Well, I drove nearly 6 hours to Seattle yesterday, then immediately drove 6 hours back home to Idaho to make it back in time for Easter Sunday. The reason? To see my guitar hero live. That’s right, the Algerian born Frenchman served up a plate of rich solo guitar harmony, sophisticated compositions and extraordinary virtuosity. It was really a treat to him play first hand and witness the energy put into each piece.
I was first introduced to Pierre when I borrowed the “Best of The Thistle and Shamrock” compilation CD from the local library. This disk was put together by Fiona Richie, who hosts the Celtic music show on NPR under the same name. Since then I’ve waited nearly 3 years to see him in concert. I guess this trip was kind of a spiritual pilgrimage for me. Nah, scratch that. It’s not really spiritual. But a musical/artistic pilgrimage. You see, about the time I discovered Pierre’s music, I was completely burnt out from 13 years of trumpet. I still loved music, but had become very disillusioned with my instrument and with what to “DO” with music in the future. Pierre’s playing really HAS inspired me to keep going. Since then I’ve picked up classical guitar and found it to be quite rich and rewarding.
Anyway, a few comments on the concert:
I’d never seen anyone so at one with their instrument. My guitar professor at our local university is an accomplished classical player with a huge repertoire. However, when he plays, it seems to be that he is just interfacing with his guitar. With Pierre, it was difficult to tell where the man ended and the guitar began. There were occasionally difficult passages where he would slip out of his improvisation driven mode and focus on some tricky fingerings for a few measures. It was during these points that he resembled the musicians I’m usually familiar with. But it was only for a moment and then he was back in the zone.
He played mostly pieces from his last two studio albums: Intuite and Altiplanos. With nearly each song he began by improvising through each piece for several minutes. Then he would launch into the melody or introduction as presented on the album. It was easy to see that he is completely driven by improvisation. Writing the music down is kind of an afterthought. If you’ve ever seen his sheet music, it looks much more like a solo transcription than a music idea translated to paper. I think this is a hurdle to get over if you want to play some of his tunes. If you take a classical approach to it and just force-learn every note, you will be completely missing the point. Yes, there is an underlying chord pattern and especially bass line, but many of the embellishments and extra notes here and there could be played any number of ways.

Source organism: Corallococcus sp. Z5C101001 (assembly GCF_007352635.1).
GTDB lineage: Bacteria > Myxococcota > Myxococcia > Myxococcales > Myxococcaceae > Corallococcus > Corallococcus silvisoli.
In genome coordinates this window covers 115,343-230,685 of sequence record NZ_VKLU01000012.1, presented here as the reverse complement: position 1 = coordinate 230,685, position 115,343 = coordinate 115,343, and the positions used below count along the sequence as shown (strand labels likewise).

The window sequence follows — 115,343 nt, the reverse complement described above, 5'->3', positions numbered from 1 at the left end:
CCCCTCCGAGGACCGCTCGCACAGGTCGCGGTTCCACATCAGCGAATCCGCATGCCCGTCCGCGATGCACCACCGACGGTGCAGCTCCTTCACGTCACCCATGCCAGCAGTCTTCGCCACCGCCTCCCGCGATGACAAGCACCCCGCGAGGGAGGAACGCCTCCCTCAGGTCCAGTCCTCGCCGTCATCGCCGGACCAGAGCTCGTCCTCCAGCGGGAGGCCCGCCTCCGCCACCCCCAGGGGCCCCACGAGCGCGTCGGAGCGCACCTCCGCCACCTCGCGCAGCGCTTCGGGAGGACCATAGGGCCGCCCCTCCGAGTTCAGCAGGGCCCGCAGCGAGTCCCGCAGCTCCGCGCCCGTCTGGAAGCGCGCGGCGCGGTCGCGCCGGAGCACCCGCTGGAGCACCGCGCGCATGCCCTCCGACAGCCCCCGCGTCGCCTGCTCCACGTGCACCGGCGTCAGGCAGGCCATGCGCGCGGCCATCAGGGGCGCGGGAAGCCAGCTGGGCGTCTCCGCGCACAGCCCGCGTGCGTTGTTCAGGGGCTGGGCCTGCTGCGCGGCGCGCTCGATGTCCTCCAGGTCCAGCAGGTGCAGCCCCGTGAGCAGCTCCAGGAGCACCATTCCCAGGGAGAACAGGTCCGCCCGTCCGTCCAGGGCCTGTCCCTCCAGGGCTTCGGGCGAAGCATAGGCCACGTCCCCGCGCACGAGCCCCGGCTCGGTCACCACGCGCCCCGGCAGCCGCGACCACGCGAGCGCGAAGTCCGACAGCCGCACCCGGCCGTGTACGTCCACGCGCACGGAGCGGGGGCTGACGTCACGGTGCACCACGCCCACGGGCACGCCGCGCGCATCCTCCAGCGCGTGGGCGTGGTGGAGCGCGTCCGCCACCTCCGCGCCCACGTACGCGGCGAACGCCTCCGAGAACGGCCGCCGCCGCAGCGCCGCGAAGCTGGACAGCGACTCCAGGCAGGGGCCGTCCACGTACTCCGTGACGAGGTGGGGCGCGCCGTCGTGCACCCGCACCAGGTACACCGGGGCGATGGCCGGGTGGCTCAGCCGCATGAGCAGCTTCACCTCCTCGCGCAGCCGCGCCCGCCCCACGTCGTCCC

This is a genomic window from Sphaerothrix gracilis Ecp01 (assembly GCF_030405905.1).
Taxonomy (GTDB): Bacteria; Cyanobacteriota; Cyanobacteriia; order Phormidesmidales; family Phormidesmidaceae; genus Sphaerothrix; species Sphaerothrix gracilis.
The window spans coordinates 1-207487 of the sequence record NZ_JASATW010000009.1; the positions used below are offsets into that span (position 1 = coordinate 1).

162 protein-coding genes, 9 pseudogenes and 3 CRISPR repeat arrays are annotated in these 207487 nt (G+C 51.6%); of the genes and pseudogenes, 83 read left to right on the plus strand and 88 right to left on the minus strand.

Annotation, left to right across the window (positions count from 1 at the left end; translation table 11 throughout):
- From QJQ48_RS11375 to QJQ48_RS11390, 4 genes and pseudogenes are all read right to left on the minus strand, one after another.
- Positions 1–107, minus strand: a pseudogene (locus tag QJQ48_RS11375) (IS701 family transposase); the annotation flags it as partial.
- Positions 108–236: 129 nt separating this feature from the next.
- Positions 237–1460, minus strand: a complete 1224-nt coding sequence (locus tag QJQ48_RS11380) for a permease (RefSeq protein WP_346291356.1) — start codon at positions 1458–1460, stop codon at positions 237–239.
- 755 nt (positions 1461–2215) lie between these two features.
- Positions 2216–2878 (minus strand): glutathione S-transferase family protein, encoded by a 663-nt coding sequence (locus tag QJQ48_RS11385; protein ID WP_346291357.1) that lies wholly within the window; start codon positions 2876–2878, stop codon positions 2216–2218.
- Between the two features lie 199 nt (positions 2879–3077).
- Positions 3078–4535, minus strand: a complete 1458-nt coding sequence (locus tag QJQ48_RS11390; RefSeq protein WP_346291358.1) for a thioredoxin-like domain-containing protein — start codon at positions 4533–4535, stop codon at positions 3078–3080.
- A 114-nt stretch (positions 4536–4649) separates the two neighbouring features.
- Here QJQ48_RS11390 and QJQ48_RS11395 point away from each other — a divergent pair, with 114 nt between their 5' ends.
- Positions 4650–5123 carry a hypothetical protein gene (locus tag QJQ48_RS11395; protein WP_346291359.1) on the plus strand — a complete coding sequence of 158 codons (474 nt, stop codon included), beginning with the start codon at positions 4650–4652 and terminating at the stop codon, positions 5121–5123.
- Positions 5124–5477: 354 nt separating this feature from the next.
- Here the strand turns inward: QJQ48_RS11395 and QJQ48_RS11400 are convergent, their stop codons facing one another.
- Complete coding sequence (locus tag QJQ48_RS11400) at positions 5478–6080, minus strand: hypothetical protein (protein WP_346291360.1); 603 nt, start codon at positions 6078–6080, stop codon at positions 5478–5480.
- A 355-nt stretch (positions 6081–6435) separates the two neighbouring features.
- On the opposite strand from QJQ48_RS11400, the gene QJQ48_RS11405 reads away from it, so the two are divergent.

On a side note, much of Pierre’s early Celtic stuff is much more straight forward and can just be read off the page note-for-note.
His improvisatory style has, I believe, has perennially disqualified him from being taken seriously by classical guitarists. I’m afraid this is a gross oversight. His compositions are very well put together, full of short and extended music ideas, rich in harmony both simple and sophisticated. His playing stretches the limits of the instrument and yet, can be surprisingly idiomatic. It’s made for the guitar from the ground up, not like evil Joquim Rodreguez pieces that were written on a piano. His voicing and self-accompaniment is often reminiscent of Barrios. I think some people are beginning to realize this. Andrew York recently collaborated with him on a concert tour and corresponding album. Classical guitarist James Kline released an album a while back featuring many Bensusan arrangements played on a nylon string. The other thing that has probably turned off people is his near-continuous use of scordatura. Scordatura is just what classical stuff-shirts call it when you use an alternate tuning. Most of his tunes are in DADGAD, as opposed to the standard EADGBE. So if you want to read any of his sheet music, you are probably going to want to look at the tab, not the traditional notation. Oh, but we can’t do that! Tab is for Guitar-World-readin’-metal-head dilettantes. That is just killing the messenger for the sake of being a purist. Get over it.